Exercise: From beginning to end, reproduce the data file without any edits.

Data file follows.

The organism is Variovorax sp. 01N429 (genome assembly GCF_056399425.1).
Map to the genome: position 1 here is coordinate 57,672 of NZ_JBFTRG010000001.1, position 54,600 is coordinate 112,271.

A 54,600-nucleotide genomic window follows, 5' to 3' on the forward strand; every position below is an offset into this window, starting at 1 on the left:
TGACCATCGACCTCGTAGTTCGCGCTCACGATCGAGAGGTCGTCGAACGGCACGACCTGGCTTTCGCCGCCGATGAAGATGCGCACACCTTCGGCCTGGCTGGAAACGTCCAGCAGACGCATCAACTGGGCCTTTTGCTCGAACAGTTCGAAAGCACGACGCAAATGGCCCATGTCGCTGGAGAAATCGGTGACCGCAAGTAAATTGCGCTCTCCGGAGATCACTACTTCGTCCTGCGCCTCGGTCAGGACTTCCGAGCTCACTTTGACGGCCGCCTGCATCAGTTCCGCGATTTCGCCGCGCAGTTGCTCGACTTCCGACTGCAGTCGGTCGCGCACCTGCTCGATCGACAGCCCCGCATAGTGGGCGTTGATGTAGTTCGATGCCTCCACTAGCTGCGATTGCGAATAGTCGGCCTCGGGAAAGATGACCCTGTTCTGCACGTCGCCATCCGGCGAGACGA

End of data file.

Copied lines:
The organism is Variovorax sp. 01N429 (genome assembly GCF_056399425.1).
Map to the genome: position 1 here is coordinate 57,672 of NZ_JBFTRG010000001.1, position 54,600 is coordinate 112,271.

A 54,600-nucleotide genomic window follows, 5' to 3' on the forward strand; every position below is an offset into this window, starting at 1 on the left:
TGACCATCGACCTCGTAGTTCGCGCTCACGATCGAGAGGTCGTCGAACGGCACGACCTGGCTTTCGCCGCCGATGAAGATGCGCACACCTTCGGCCTGGCTGGAAACGTCCAGCAGACGCATCAACTGGGCCTTTTGCTCGAACAGTTCGAAAGCACGACGCAAATGGCCCATGTCGCTGGAGAAATCGGTGACCGCAAGTAAATTGCGCTCTCCGGAGATCACTACTTCGTCCTGCGCCTCGGTCAGGACTTCCGAGCTCACTTTGACGGCCGCCTGCATCAGTTCCGCGATTTCGCCGCGCAGTTGCTCGACTTCCGACTGCAGTCGGTCGCGCACCTGCTCGATCGACAGCCCCGCATAGTGGGCGTTGATGTAGTTCGATGCCTCCACTAGCTGCGATTGCGAATAGTCGGCCTCGGGAAAGATGACCCTGTTCTGCACGTCGCCATCCGGCGAGACGA